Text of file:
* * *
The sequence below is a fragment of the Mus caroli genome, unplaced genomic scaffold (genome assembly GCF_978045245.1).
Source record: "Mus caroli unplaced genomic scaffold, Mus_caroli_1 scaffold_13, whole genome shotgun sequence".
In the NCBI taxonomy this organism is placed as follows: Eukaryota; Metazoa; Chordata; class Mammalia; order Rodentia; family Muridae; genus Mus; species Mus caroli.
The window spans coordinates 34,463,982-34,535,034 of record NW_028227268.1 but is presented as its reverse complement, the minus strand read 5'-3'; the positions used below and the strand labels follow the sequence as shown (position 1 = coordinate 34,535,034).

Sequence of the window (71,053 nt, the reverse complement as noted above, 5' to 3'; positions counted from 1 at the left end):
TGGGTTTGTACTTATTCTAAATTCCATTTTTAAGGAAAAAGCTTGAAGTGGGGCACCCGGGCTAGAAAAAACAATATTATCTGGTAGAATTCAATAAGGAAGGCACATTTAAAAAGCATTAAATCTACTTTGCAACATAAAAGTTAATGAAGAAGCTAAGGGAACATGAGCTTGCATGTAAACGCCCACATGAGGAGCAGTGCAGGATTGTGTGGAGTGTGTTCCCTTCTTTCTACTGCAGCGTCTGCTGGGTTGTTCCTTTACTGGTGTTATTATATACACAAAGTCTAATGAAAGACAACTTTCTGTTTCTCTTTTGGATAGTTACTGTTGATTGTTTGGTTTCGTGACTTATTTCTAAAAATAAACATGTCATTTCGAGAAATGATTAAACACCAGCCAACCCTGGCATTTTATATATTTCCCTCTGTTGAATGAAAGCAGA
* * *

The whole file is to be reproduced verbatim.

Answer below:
The sequence below is a fragment of the Mus caroli genome, unplaced genomic scaffold (genome assembly GCF_978045245.1).
Source record: "Mus caroli unplaced genomic scaffold, Mus_caroli_1 scaffold_13, whole genome shotgun sequence".
In the NCBI taxonomy this organism is placed as follows: Eukaryota; Metazoa; Chordata; class Mammalia; order Rodentia; family Muridae; genus Mus; species Mus caroli.
The window spans coordinates 34,463,982-34,535,034 of record NW_028227268.1 but is presented as its reverse complement, the minus strand read 5'-3'; the positions used below and the strand labels follow the sequence as shown (position 1 = coordinate 34,535,034).

Sequence of the window (71,053 nt, the reverse complement as noted above, 5' to 3'; positions counted from 1 at the left end):
TGGGTTTGTACTTATTCTAAATTCCATTTTTAAGGAAAAAGCTTGAAGTGGGGCACCCGGGCTAGAAAAAACAATATTATCTGGTAGAATTCAATAAGGAAGGCACATTTAAAAAGCATTAAATCTACTTTGCAACATAAAAGTTAATGAAGAAGCTAAGGGAACATGAGCTTGCATGTAAACGCCCACATGAGGAGCAGTGCAGGATTGTGTGGAGTGTGTTCCCTTCTTTCTACTGCAGCGTCTGCTGGGTTGTTCCTTTACTGGTGTTATTATATACACAAAGTCTAATGAAAGACAACTTTCTGTTTCTCTTTTGGATAGTTACTGTTGATTGTTTGGTTTCGTGACTTATTTCTAAAAATAAACATGTCATTTCGAGAAATGATTAAACACCAGCCAACCCTGGCATTTTATATATTTCCCTCTGTTGAATGAAAGCAGA